(24c) 1,6-Hexanediol Synthesis from Cellulose

Authors: 
He, J., University of Wisconsin-Madison
Burt, S. P., University of Wisconsin-Madison
Barnett, K. J., University of Wisconsin-Madison
Krishna, S. H., University of Wisconsin-Madison
Huang, K., University of Wisconsin-Madison
Martin Alonso, D., University of Wisconsin-Madison
Ball, M., University of Wisconsin-Madison
Maravelias, C. T., University of Wisconsin-Madison
Hermans, I., University of Wisconsin-Madison
Dumesic, J., University of Wisconsin-Madison
Huber, G. W., University of Wisconsin-Madison
1,6-hexanediol (HDO) is a high value commodity chemicals ( $4,400/ton) used as a polyester or polyurethane component traditionally produced from adipic acid. In this presentation we discuss a three step catalytic route to produce HDO from cellulose1 that includes: i) hydrolysis/dehydration of cellulose into LGO and HMF with sulfuric acid, ii) hydrogenation/hydrogenolysis of LGO and HMF into THFDM over Pd/Si-Al2O3  2and iii) hydrogenolysis of THFDM into HDO over a bifunctional Pt-acid catalyst. The overall HDO yield is 50%. In this presentation we will discuss the catalytic chemistry of each of these steps and elucidate the relationship between the catalyst structure and performance. We use cellulose, white birch and corn stover as feedstocks.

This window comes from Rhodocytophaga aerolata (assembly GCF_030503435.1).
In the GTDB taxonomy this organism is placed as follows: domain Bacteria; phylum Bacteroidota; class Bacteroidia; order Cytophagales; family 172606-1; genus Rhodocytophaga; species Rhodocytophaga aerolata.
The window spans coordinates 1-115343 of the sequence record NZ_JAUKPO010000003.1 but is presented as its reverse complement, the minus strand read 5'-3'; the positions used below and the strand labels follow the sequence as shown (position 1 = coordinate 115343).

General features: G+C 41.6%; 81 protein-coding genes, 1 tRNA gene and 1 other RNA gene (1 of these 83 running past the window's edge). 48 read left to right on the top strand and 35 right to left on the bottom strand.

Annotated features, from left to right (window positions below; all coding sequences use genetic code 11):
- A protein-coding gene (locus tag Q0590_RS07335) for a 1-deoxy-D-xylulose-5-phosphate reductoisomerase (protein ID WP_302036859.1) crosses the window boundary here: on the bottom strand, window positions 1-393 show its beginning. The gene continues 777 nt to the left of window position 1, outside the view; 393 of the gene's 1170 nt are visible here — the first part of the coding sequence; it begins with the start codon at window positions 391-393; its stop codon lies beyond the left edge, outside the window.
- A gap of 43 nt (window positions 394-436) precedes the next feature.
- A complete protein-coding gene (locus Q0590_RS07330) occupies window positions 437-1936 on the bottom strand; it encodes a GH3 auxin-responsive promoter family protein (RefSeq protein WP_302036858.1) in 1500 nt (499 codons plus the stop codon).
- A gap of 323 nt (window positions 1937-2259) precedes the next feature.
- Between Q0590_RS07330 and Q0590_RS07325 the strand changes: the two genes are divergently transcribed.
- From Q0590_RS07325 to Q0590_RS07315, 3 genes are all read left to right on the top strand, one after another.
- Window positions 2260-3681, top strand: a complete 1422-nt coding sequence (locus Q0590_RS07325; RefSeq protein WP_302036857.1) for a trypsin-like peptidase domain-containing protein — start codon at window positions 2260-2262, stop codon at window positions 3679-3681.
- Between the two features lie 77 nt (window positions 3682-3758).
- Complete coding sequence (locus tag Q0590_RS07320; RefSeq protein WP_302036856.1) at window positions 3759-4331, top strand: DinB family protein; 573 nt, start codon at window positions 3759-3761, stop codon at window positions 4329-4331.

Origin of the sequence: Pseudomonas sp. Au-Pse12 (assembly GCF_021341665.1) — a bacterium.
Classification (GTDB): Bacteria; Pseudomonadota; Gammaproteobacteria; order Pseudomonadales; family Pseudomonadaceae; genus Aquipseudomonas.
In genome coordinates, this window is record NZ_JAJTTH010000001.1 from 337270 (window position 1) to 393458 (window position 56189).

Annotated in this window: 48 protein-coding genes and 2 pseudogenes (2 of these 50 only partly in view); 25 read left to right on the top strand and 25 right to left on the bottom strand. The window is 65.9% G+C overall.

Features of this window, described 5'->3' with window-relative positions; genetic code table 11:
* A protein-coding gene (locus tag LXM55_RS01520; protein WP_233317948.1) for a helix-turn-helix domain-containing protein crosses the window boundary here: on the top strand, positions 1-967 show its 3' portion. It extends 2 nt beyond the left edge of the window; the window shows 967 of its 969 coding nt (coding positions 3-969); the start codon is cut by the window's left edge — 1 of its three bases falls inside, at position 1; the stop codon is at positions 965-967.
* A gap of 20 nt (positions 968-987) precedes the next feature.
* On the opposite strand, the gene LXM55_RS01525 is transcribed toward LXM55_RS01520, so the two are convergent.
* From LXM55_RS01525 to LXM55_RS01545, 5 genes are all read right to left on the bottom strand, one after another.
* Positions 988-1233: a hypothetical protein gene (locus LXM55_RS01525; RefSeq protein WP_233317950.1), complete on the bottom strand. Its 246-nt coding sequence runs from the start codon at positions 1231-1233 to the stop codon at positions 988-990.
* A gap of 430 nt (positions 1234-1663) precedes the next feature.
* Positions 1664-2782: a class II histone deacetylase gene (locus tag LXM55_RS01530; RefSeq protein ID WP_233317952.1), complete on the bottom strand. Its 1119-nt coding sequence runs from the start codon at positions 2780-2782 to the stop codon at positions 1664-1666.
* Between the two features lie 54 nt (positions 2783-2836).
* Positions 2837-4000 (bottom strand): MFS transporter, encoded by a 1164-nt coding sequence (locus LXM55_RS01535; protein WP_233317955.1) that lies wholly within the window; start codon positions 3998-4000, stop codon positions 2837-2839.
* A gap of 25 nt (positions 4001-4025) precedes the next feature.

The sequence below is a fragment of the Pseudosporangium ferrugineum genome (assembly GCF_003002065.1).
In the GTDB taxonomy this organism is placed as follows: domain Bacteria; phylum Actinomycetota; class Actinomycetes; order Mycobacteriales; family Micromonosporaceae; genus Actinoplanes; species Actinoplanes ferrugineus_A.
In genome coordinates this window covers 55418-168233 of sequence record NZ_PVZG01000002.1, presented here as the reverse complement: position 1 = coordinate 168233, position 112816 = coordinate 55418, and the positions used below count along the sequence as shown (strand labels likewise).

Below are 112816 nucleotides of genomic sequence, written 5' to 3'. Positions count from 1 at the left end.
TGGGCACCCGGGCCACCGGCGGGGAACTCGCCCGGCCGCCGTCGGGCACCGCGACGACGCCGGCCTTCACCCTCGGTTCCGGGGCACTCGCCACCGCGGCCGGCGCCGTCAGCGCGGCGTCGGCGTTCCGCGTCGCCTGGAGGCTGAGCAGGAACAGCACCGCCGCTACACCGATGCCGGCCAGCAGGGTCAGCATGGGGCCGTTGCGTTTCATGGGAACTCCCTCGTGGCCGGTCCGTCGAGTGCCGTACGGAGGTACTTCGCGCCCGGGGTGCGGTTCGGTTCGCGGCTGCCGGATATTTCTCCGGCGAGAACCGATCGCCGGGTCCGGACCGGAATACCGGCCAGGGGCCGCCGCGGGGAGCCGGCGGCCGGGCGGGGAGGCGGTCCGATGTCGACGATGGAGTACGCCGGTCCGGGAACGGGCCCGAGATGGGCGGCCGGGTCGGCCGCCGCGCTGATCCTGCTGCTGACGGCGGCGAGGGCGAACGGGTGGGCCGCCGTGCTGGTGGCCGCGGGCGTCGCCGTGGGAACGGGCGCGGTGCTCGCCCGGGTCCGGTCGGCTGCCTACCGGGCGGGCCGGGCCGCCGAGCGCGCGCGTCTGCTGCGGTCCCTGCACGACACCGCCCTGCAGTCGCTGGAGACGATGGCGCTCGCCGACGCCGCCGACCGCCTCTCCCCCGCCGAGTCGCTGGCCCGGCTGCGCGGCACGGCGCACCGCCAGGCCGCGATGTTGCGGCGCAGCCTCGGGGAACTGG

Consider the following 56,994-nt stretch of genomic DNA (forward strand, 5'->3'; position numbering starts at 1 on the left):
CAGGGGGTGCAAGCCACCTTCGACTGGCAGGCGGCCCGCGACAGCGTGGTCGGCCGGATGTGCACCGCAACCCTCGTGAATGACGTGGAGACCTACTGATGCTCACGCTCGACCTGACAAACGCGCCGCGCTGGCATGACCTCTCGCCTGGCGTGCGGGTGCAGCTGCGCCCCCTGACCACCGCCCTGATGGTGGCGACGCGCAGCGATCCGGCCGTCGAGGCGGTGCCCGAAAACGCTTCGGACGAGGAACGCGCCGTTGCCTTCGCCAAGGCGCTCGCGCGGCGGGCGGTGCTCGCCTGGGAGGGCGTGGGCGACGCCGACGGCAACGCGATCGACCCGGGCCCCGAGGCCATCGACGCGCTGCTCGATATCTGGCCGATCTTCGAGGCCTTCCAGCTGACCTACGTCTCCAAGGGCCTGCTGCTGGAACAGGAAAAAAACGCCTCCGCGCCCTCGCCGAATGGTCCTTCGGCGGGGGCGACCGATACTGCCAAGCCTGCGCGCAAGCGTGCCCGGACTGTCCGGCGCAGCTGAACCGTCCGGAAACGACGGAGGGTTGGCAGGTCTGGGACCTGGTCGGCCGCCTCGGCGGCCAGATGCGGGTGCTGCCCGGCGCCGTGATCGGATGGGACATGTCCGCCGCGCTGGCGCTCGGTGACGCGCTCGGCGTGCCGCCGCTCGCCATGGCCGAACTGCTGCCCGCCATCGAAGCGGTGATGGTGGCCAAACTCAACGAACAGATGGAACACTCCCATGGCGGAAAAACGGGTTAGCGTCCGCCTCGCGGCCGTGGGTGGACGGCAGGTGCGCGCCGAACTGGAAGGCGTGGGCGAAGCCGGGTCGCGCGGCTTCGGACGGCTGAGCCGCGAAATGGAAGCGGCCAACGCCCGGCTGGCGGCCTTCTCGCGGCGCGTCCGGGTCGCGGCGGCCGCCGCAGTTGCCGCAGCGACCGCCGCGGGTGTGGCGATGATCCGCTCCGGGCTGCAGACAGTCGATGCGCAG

The THFDM is converted into 1,2,6 hexanetriol and then HDO in the final step through a dehydration-hydrogenation mechanism on a bifunctional Pt-based catalysts in over 90% HDO selectivity (70% HDO yield). We will show that the active catalytic acid phase for the dehydration, a Brønsted acid site, is generated on the oxophilic support through hydrogen spillover from the Pt.

 

Reference:

1 J. He, K. Huang, K. J. Barnett, S. Krishna, D. M. Alonso, Z. J. Brentzel, S. P. Burt, T. Walker, W. F. Banholzer, C. T. Maravelias, I. Hermans, J. A. Dumesic and G. W. Huber, Faraday Discuss., 2017.

2 S. H. Krishna, D. J. McClelland, Q. A. Rashke, J. A. Dumesic and G. W. Huber, Green Chem., 2017, 19, 1278–1285.